There was heated debate in Ukraine's parliament Saturday, before lawmakers overwhelmingly approved a resolution declaring the disputed presidential election runoff invalid. And a newly formed working group met to try to find a way out of the political impasse, which has brought tens of thousands of opposition supporters into the streets.

Ukraine's parliament convened in the early afternoon, and quickly descended into heated debate.

Legislators met for more than four hours before adopting a non-binding resolution declaring the presidential runoff vote invalid, saying the balloting did not reflect the intention of voters. Legislators also expressed no confidence in Ukraine's Central Election Commission, which had declared pro-Russian Prime Minister Viktor Yanukovych the victor.

According to Ukraine's Constitution, any decision about holding a new election would have to come from the Supreme Court, which is expected to rule on Monday.

Supporters of opposition leader Viktor Yushchenko say parliament's declaration is a victory.

Pro-government supporters of Prime Minister Yanukovych called the vote "criminal," and said it violates Ukraine's Constitution.

Parallel efforts to end the crisis are under way in a newly-formed working group, created during talks Friday night involving European mediators, outgoing President Kuchma and the rival presidential candidates.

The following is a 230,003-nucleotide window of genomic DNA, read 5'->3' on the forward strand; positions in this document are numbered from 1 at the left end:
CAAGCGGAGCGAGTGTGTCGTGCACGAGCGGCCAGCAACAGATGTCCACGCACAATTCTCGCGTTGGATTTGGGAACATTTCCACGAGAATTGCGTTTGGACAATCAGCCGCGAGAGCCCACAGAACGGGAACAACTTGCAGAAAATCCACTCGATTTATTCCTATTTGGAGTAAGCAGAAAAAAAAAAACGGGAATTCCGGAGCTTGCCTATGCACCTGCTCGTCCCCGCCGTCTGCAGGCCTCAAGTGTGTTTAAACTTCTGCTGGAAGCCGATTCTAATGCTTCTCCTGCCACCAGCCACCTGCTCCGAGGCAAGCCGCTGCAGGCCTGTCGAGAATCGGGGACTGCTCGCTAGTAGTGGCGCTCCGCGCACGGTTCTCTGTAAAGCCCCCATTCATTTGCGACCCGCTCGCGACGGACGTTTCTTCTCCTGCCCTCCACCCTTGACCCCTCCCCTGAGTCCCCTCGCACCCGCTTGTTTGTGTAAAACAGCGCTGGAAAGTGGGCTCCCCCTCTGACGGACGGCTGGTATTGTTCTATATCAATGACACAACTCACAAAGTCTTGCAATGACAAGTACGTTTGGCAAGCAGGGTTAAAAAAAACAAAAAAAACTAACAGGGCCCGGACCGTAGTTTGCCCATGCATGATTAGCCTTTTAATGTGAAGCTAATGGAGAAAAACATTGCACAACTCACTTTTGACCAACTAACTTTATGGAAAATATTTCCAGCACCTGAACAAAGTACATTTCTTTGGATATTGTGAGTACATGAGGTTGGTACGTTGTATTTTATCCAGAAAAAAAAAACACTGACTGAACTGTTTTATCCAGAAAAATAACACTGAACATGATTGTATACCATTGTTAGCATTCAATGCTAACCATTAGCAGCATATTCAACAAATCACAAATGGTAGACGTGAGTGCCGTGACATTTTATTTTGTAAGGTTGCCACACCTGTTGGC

The secretary-general of the Organization for Security and Cooperation in Europe, Jan Kubis, tells VOA he is hopeful the working group will be successful.

"What is expected is not only that they are starting today, but that they will deliver some results very quickly, in a matter of one, two days, because the fact that these political negotiations, consultations, that they have started does not mean this is an exercise, which could or should last for weeks," he said. "It is not. Simply, the dynamics of the development will not allow this."

Mr. Kubis says one of the main questions before the working group representatives from the opposing sides is whether they support holding a re-run of the presidential election.

"It is for them to come to an agreement, of course," he said. "But, if they would wish to have it, how they would wish to have it, because there are many options. But I can confirm that, whatever would be the agreement, and if there is indeed an understanding to go ahead with any sort of election exercise, the OSCE, in my own personal conviction, would be more than prepared to support the process."

Meanwhile, supporters of pro-Western challenger Yushchenko demonstrated for a sixth day in the streets of Kiev. This protester says he very much hopes there will be new elections.

"We need re-election, because we need to have new legal power," he said. "Legal [means] to keep the country together, because some regions have started to initialize separation from Ukraine. It is quite serious. And we need a new legal power. Only in this case, we would be really successful."

He and other protesters were able to keep up with the developments in parliament thanks to a live audio feed onto the main square. Thousands of people huddled together near the loudspeakers to hear the live debate from the floor of Ukraine's parliament, the Rada.

Others thronged from Kiev's central Independence Square to parliament to the cadence of drums.

Many protesters say they expect it to be another night of little sleep, as all Ukraine watches and waits to see if the talks lead to a resolution of the week-old standoff.